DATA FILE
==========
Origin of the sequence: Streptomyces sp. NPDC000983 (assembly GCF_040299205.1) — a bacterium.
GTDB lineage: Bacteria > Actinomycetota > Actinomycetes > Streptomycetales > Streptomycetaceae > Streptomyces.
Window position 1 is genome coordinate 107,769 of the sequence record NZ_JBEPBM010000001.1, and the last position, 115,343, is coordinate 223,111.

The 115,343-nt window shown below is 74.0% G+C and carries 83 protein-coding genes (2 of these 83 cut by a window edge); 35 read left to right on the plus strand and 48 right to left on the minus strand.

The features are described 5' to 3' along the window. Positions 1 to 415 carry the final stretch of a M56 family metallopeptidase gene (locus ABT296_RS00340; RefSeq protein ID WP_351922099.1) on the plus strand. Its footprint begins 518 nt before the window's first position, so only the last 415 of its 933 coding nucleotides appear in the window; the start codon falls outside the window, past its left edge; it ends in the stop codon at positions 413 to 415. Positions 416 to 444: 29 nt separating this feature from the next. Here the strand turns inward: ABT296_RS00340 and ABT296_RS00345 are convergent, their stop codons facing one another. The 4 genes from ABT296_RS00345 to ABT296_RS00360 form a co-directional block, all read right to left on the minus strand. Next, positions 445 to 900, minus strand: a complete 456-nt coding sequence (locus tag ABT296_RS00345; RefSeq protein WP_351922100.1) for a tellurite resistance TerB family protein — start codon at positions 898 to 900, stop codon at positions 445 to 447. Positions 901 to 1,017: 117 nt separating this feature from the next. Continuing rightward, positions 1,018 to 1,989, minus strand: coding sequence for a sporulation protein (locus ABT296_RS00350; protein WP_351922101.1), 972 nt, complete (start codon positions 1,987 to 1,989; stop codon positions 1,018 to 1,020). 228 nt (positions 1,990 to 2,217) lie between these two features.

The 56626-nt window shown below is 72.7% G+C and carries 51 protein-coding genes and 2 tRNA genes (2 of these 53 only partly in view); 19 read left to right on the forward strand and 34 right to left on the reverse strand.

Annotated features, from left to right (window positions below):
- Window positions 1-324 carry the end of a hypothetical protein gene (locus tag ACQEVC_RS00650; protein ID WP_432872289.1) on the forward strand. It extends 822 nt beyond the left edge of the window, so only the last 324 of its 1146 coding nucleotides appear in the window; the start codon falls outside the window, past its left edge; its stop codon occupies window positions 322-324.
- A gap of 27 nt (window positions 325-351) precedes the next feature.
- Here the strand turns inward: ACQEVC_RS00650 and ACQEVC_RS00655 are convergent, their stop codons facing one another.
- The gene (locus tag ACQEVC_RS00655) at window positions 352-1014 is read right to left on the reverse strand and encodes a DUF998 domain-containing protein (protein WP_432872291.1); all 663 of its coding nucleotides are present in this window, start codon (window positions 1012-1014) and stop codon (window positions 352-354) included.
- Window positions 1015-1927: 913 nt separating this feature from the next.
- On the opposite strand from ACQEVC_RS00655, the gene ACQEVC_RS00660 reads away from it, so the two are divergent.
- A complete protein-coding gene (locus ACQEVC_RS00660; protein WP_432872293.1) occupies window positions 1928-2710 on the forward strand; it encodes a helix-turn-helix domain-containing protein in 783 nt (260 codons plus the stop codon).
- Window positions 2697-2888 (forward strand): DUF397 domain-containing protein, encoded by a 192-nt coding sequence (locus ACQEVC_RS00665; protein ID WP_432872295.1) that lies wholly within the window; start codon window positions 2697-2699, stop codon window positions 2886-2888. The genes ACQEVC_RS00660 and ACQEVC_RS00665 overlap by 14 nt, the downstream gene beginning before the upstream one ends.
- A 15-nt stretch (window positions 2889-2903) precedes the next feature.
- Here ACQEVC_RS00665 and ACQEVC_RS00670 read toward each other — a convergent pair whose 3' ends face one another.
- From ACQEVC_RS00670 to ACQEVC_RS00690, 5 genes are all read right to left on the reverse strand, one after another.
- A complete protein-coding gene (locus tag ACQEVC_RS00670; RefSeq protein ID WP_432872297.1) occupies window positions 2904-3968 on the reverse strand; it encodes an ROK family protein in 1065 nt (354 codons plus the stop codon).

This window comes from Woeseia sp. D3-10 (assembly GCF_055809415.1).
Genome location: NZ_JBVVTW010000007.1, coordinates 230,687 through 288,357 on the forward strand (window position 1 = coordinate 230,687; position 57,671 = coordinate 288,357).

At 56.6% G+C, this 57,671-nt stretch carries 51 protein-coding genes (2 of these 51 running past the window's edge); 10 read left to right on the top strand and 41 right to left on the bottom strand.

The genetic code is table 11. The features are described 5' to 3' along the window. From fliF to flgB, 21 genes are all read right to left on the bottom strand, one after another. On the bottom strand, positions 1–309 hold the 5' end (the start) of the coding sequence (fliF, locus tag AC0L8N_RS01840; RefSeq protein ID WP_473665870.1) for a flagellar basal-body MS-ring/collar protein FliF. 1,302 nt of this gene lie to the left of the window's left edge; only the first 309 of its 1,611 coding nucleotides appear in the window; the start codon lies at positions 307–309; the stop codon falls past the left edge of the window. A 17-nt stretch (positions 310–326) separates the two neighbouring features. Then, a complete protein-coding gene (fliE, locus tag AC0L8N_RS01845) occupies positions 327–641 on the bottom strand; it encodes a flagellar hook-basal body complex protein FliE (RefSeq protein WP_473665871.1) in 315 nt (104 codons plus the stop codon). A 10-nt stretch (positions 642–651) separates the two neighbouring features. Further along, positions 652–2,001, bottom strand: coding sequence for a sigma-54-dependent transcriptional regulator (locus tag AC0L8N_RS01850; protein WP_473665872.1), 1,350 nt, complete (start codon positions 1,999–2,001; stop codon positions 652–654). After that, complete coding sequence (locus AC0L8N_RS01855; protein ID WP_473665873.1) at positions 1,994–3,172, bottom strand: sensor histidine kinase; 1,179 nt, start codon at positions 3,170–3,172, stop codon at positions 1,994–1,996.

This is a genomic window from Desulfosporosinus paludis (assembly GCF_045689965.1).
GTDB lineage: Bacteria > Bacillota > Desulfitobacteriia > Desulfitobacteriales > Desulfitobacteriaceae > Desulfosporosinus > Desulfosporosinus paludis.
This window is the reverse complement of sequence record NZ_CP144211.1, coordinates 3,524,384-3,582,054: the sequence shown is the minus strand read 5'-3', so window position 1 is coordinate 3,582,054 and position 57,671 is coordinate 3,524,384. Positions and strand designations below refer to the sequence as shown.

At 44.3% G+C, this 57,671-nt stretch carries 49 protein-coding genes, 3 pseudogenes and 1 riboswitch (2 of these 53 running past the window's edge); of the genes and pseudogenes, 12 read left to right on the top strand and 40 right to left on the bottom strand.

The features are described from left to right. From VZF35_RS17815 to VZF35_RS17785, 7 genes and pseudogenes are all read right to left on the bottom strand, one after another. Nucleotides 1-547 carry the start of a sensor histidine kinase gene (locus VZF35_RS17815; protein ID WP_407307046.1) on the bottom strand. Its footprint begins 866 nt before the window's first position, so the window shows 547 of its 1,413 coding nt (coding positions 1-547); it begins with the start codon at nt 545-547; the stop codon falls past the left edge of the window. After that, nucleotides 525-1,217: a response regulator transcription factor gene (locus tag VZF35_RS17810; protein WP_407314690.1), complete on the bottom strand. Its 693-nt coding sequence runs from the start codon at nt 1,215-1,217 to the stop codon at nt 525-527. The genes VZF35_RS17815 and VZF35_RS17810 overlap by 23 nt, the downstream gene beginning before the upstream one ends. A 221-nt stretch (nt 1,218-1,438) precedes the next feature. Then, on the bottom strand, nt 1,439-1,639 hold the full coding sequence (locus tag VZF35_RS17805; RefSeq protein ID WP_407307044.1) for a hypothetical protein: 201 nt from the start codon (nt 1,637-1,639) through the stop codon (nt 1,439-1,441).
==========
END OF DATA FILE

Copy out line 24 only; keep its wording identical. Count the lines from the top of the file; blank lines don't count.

This is a genomic window from Desulfosporosinus paludis (assembly GCF_045689965.1).